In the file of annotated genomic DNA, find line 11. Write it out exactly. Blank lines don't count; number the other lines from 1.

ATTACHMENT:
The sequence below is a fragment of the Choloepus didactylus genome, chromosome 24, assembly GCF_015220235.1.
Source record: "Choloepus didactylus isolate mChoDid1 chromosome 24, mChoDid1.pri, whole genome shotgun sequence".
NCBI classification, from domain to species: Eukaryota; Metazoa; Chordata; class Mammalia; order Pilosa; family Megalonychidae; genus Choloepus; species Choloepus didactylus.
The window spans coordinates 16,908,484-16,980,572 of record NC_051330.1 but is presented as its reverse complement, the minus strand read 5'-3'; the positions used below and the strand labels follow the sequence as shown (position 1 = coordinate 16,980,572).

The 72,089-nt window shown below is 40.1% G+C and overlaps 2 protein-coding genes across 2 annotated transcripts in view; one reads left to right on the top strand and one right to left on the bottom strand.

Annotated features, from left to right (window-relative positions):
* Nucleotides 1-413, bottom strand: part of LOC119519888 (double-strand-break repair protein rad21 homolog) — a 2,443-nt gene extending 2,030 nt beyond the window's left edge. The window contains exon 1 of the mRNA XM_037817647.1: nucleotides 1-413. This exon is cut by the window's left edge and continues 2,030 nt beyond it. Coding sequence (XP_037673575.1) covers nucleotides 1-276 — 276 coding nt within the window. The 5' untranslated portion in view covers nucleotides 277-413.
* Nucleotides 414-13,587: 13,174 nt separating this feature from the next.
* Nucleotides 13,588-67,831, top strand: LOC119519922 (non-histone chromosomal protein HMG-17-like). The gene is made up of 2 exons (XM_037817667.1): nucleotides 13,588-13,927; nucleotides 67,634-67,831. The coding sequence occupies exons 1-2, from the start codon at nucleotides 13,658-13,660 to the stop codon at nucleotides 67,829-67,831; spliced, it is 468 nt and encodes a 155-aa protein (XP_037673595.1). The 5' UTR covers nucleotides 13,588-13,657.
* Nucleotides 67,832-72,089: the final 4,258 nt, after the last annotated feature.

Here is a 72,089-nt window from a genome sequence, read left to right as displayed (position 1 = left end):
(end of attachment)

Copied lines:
Here is a 72,089-nt window from a genome sequence, read left to right as displayed (position 1 = left end):